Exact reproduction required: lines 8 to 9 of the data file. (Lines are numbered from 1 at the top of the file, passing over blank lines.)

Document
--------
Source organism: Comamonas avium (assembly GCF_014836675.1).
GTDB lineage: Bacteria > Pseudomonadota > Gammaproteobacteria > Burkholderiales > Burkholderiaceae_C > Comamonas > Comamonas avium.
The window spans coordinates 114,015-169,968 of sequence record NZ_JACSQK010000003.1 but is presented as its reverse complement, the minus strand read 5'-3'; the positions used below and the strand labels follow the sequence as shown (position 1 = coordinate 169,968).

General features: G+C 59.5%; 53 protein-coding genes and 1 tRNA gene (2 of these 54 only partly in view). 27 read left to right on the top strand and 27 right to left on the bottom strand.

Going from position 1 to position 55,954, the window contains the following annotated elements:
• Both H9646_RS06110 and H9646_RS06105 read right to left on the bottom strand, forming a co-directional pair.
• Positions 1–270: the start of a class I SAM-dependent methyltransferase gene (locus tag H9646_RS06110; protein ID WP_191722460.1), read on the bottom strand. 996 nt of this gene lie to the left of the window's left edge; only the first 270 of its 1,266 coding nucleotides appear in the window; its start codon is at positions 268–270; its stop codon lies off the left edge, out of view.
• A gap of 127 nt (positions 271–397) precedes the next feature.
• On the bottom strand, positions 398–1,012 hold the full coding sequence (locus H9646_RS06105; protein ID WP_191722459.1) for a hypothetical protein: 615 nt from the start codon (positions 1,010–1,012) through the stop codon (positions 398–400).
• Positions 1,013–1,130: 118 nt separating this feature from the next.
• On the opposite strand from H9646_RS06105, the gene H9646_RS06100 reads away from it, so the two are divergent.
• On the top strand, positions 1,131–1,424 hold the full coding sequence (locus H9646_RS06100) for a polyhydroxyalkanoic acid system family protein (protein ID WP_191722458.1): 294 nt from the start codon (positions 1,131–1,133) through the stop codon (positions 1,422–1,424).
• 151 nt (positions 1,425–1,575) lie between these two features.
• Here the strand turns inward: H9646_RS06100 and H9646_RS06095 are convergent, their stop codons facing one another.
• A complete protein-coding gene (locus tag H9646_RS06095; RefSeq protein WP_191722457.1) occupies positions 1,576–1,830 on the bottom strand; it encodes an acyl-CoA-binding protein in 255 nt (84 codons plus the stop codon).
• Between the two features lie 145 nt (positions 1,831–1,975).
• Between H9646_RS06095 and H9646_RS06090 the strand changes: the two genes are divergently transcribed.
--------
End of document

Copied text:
• A gap of 127 nt (positions 271–397) precedes the next feature.
• On the bottom strand, positions 398–1,012 hold the full coding sequence (locus H9646_RS06105; protein ID WP_191722459.1) for a hypothetical protein: 615 nt from the start codon (positions 1,010–1,012) through the stop codon (positions 398–400).